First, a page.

hose now entertained by the rhetorical exaggerations of cable television and Internet news have no idea what they’re missing. Mid-19th-century British and American newspapers encouraged hyperbolic journalism, which in the United States featured so-called “purple prose” that was later identified with the tabloid press. At the time, florid language was most associated with accidents and disasters. The best editors were entrusted with graphically embroidering agony and pathos to force a sentimental response.
Rarely did any reported articles appear without first being “colored,” which gave also birth to the expression “coloring the news.” Even the esteemed New York Times regularly colored the news, reveling in all things fateful and trying whenever possible to raise calamity to Biblical proportions to please a citizenry that still associated disaster with acts of God. Then as now, so-called objectivity — the intercession of critical distance between an event and sentimental responses— was often overrun by an almost self-mocking emphasis on the horrific.
The Times‘ coverage of the July 30, 1870 boiler explosion aboard the Staten Island Ferry “Westfield” was a case in point. The ferry was still docked in Manhattan, crowded with Saturday passengers, when it exploded. The Times report began with a single column headline that read “Appalling Disaster” and was followed by many extravagant subheads, including, “Dreadful loss of life and limb the result” and “Terrible Scenes and Incidents.”
The report itself picked up where the subheads ended. It began: “The City, which has lately supped so full of horrors, has never been afflicted with a tragedy so appalling as that which burst upon it at 1 1/2 o’clock yesterday afternoon when the boiler of the Staten Island ferry-boat Westfield exploded while the vessel lay in her slip…”
Coloration then took over: “In an instant of time hundreds of human beings were killed, or maimed, or scalded. Aged men and women, at the thresholds of the middle passages of vigorous life, laughing children, and cherub babes, in the arms of doting parents, were alike involved, and were the victims of a catastrophe so terrible it cannot be described…”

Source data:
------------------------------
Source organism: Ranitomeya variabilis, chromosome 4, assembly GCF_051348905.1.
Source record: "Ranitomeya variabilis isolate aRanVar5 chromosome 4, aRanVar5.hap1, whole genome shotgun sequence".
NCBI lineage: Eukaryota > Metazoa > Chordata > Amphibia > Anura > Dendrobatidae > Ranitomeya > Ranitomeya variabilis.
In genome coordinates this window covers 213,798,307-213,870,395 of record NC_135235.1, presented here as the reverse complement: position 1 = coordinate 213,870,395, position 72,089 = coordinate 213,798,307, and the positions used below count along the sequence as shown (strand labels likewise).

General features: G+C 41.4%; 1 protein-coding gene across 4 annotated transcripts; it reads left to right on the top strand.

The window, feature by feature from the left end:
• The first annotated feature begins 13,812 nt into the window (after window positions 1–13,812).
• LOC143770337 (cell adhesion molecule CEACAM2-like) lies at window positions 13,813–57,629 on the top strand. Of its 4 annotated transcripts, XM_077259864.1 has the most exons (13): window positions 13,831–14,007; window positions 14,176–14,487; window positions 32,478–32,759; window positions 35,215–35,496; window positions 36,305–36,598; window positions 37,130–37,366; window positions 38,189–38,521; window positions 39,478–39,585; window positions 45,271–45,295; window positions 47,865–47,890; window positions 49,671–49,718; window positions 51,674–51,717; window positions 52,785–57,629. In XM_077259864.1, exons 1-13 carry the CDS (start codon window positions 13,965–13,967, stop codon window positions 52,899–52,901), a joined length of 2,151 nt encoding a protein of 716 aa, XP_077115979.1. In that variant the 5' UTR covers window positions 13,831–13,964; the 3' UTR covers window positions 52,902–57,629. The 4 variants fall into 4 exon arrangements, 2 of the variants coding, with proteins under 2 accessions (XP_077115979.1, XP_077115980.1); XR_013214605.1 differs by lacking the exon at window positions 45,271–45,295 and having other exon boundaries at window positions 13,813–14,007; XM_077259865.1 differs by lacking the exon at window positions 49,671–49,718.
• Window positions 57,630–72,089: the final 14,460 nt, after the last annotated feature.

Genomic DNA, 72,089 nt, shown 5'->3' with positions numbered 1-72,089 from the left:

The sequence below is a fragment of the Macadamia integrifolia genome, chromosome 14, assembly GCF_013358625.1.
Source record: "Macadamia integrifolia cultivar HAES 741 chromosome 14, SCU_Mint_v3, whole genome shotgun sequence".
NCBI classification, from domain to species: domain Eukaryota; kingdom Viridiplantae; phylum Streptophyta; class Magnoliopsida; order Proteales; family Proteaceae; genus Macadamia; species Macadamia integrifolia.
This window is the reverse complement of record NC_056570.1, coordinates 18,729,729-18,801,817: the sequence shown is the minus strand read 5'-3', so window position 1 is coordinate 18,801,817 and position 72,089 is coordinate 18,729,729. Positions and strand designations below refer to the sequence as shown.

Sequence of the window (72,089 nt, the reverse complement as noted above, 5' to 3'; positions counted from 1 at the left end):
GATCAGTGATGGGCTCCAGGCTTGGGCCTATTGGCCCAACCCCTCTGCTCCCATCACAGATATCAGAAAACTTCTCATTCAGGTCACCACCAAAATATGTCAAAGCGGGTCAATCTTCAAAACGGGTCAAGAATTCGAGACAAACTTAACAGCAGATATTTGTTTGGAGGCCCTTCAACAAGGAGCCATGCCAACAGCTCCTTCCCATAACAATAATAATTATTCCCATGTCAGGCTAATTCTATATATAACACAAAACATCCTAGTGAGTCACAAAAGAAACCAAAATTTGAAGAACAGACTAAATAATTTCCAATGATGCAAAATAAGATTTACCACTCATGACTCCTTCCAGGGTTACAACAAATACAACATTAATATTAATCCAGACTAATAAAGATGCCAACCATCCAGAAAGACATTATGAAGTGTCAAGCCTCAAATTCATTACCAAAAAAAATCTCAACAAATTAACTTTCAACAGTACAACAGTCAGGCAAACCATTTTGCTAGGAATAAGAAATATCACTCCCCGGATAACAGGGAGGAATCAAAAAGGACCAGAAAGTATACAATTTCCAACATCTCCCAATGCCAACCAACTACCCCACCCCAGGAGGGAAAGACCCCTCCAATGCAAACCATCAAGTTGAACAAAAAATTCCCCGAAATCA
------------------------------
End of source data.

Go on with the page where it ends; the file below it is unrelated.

But the Times did describe it, or try, printing thousands of words in an effort to transcribe the “unutterable woe” that had befallen the boat and the city “in the middle of a peaceful Sabbath.”
The inspection certificate of the ferry’s boiler (“that terrible engine of death”), the report continued, “hung in horrid mockery” in a portion of the “timbers of the vessel left intact” (in fact, only the stern was devastated).
Though no reporter witnessed the explosion, the tradition of the day was to provide an emotionally detailed reconstruction of events based on the aftermath and eyewitness accounts. The Times account may have been even more lurid than usual because a competing paper, The New York Herald, had offices across the street from the explosion site, forcing the Times to redouble the gore and dub the “Westfield” as “the vessel of death.”
“The pen is paralyzed in an attempt to describe the scene that followed instantly upon that terrible incident,” but it wasn’t paralyzed for long. “The whole end of the boat was torn to tatters; fragments went upwards and outward. But that mass of humanity! Who can picture. Who can dare even to think of it.” If you did wish to think of it, there were “mangled, roasted, men, women, children, babes” shrieking in “agony that came simultaneously from hundreds of lips.”
After the report itself came a list of the known dead along with eyewitness accounts, which, the newspaper promised, contained “many facts of thrilling interest.” The word thrilling was central to all purple prose, something early Hollywood films would later try to copy. An estimated 90 to 25 people died (no final death toll was ever released) and hundreds more were injured in the “Westfield” disaster.
Purple prose abated somewhat after the horrors of two 20th-century world wars and was followed by a wave of less emotional, fact-based newspaper reporting. But first-person web reports are again making emotional perspectives widely fashionable, introducing a new wave of coloring.